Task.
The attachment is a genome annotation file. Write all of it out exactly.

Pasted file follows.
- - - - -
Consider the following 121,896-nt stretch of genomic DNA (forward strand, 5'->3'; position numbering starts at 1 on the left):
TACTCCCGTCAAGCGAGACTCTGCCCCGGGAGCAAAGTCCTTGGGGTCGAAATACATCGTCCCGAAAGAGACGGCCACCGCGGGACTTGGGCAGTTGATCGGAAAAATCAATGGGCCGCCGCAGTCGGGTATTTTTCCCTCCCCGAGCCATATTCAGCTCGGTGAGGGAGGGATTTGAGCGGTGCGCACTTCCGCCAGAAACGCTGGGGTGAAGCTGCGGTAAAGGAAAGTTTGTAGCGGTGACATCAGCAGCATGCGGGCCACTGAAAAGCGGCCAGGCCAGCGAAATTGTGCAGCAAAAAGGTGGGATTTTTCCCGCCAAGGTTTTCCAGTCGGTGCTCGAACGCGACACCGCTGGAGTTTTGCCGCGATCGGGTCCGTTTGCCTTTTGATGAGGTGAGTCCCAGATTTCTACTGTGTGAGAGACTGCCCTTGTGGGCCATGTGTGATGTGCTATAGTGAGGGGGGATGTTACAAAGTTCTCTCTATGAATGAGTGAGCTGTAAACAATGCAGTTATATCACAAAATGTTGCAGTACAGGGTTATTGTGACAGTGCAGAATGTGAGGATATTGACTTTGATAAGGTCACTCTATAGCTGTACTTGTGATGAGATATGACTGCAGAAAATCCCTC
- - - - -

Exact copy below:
Consider the following 121,896-nt stretch of genomic DNA (forward strand, 5'->3'; position numbering starts at 1 on the left):
TACTCCCGTCAAGCGAGACTCTGCCCCGGGAGCAAAGTCCTTGGGGTCGAAATACATCGTCCCGAAAGAGACGGCCACCGCGGGACTTGGGCAGTTGATCGGAAAAATCAATGGGCCGCCGCAGTCGGGTATTTTTCCCTCCCCGAGCCATATTCAGCTCGGTGAGGGAGGGATTTGAGCGGTGCGCACTTCCGCCAGAAACGCTGGGGTGAAGCTGCGGTAAAGGAAAGTTTGTAGCGGTGACATCAGCAGCATGCGGGCCACTGAAAAGCGGCCAGGCCAGCGAAATTGTGCAGCAAAAAGGTGGGATTTTTCCCGCCAAGGTTTTCCAGTCGGTGCTCGAACGCGACACCGCTGGAGTTTTGCCGCGATCGGGTCCGTTTGCCTTTTGATGAGGTGAGTCCCAGATTTCTACTGTGTGAGAGACTGCCCTTGTGGGCCATGTGTGATGTGCTATAGTGAGGGGGGATGTTACAAAGTTCTCTCTATGAATGAGTGAGCTGTAAACAATGCAGTTATATCACAAAATGTTGCAGTACAGGGTTATTGTGACAGTGCAGAATGTGAGGATATTGACTTTGATAAGGTCACTCTATAGCTGTACTTGTGATGAGATATGACTGCAGAAAATCCCTC